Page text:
Solo not Single

… yet singled out for the Supplement?

The box I check these days is widow, it never dawned on me that it is actually considered single. Growing in a new world, a new life, there are still so many second-firsts that I am encountering. But I was absolutely stunned at this latest discovery in my solitary lifestyle.

The first time I traveled “solo” was my first introduction to “single supplement” charges.

What is a Single Supplement? – you ask

Well, a single supplement is a charge paid by a solo traveler to compensate a hotel or cruise ship for losses incurred because only one person is using a room or cabin. Most hotel rooms and ship cabins are built with the assumption that at least two people will occupy them. In fact, nearly all hotel and cruise pricing is based on double occupancy.

Single supplements range from 10 to 100 percent of the double occupancy rate.

Hotel and cruise ship operators claim that charging a single supplement helps them recover the fixed costs of maintaining the room or cabin, such as utilities and cleaning.

Which, in my opinion is ridiculous, you’re charged an additional fee, for less usage of the room and cleaning for, less one person?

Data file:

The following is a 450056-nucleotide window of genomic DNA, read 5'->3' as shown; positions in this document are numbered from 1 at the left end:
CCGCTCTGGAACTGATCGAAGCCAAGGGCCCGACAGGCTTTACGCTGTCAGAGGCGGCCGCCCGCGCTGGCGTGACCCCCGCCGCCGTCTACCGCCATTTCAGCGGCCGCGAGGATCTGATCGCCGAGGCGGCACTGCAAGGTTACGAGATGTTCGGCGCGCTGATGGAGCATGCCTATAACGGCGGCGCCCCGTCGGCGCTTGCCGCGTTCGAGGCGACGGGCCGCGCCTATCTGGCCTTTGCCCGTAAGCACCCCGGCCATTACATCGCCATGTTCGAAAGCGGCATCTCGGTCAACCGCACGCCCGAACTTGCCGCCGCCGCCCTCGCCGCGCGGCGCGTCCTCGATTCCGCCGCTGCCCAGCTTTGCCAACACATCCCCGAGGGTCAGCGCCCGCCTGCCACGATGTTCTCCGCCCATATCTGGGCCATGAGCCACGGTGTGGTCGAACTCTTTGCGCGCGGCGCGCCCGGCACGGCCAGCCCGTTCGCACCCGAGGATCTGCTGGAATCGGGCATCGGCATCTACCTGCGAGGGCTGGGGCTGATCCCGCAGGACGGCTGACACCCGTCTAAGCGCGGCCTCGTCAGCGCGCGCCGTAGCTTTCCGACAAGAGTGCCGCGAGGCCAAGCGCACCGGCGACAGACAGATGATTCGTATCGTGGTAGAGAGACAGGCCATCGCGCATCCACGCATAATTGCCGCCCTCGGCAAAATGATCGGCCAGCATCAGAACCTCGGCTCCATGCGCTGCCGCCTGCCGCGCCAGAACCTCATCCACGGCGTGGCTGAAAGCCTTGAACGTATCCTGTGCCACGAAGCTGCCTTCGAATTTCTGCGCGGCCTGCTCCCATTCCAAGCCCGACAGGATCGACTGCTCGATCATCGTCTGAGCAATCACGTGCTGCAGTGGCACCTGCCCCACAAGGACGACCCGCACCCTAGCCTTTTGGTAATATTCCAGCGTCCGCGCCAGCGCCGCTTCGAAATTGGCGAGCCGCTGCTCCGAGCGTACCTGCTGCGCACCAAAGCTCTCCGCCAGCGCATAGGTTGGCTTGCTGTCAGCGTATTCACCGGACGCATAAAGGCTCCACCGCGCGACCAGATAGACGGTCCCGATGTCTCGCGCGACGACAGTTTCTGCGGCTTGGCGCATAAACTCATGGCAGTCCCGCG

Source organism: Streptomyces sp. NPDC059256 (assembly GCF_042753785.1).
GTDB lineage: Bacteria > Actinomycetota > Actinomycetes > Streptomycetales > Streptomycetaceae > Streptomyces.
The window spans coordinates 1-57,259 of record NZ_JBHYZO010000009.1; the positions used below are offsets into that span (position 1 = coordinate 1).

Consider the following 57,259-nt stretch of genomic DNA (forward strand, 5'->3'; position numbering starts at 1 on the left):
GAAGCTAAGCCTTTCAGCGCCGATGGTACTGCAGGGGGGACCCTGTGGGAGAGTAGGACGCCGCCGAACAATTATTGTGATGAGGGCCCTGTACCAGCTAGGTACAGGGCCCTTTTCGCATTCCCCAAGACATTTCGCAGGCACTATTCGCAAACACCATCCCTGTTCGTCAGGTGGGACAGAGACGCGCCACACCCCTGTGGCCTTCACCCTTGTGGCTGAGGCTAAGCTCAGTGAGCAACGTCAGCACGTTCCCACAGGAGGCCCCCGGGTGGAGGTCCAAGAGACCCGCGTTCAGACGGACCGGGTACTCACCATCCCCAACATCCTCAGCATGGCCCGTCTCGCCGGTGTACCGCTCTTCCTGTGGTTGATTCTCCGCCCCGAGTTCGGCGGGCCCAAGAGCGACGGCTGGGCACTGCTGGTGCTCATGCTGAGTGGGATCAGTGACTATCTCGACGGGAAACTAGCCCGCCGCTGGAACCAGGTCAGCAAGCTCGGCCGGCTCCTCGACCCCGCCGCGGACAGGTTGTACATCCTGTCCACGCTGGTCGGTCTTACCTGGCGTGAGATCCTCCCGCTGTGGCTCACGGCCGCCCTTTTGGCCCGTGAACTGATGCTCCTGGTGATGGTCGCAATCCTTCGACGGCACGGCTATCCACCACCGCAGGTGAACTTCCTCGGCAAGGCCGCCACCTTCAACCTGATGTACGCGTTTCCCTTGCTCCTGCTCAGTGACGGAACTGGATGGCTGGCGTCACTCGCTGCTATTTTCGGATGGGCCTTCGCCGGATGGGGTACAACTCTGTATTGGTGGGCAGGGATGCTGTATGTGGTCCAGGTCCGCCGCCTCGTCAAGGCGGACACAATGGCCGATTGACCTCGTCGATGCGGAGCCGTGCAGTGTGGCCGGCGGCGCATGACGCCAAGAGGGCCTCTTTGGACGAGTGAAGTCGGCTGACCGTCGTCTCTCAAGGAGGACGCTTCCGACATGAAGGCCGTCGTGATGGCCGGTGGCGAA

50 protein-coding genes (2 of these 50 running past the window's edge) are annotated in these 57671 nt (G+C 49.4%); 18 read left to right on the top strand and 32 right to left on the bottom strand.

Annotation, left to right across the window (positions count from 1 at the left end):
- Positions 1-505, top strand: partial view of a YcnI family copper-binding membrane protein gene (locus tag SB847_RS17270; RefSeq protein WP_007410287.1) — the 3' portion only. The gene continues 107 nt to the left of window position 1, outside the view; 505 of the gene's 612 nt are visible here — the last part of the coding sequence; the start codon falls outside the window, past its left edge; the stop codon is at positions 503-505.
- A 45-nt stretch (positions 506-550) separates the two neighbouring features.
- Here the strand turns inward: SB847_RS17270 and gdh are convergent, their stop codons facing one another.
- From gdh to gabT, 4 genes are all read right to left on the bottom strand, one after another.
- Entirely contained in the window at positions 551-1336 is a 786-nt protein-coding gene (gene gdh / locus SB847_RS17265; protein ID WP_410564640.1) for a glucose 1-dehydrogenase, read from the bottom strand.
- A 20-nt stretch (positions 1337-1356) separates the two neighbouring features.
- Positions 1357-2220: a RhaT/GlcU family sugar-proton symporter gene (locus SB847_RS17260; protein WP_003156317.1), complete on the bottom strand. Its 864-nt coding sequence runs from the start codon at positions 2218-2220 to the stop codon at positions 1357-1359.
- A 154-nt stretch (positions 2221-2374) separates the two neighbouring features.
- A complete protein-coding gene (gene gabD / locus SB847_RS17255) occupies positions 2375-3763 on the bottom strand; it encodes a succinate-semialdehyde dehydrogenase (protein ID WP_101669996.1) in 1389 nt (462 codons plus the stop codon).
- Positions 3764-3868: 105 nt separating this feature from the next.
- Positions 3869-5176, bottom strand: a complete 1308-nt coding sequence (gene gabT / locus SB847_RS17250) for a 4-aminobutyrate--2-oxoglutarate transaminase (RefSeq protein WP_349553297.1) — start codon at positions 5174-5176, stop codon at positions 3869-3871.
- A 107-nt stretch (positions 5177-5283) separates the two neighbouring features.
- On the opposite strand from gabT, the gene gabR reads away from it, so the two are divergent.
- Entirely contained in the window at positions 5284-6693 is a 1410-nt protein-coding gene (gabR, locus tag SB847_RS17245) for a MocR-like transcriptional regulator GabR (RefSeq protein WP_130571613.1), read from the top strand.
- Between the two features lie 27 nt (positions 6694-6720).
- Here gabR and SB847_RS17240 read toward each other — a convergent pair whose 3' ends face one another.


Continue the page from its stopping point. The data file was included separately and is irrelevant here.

Some cruise lines and tour operators offer a roommate,finding service [yeah the terminology alone – screams NO WAY] to avoid the additional cost, if you sign up to be matched with another solo traveler. A few tour companies cater exclusively to single travelers, while others offer a limited selection of supplement-free itineraries. Other options for avoiding the single supplement include joining a singles travel network, which can help you find travel partners, or its stated, find a roommate on your own.

The New York Times reported in an article the cost of a superior ocean-view room on a Royal Caribbean International seven-night Alaska cruise. For two adults is $1,539 each. A single traveler’s cost for the same room is $2,843. A single supplement in the amount of $1,304.

Depending on your point of view, single supplements are either unavoidable and fair, or else the worst act of perfidy in the travel industry.

No matter how it is calculated, or how much it is, the cost of a single person traveling alone should never be more, than the cost of two people traveling together.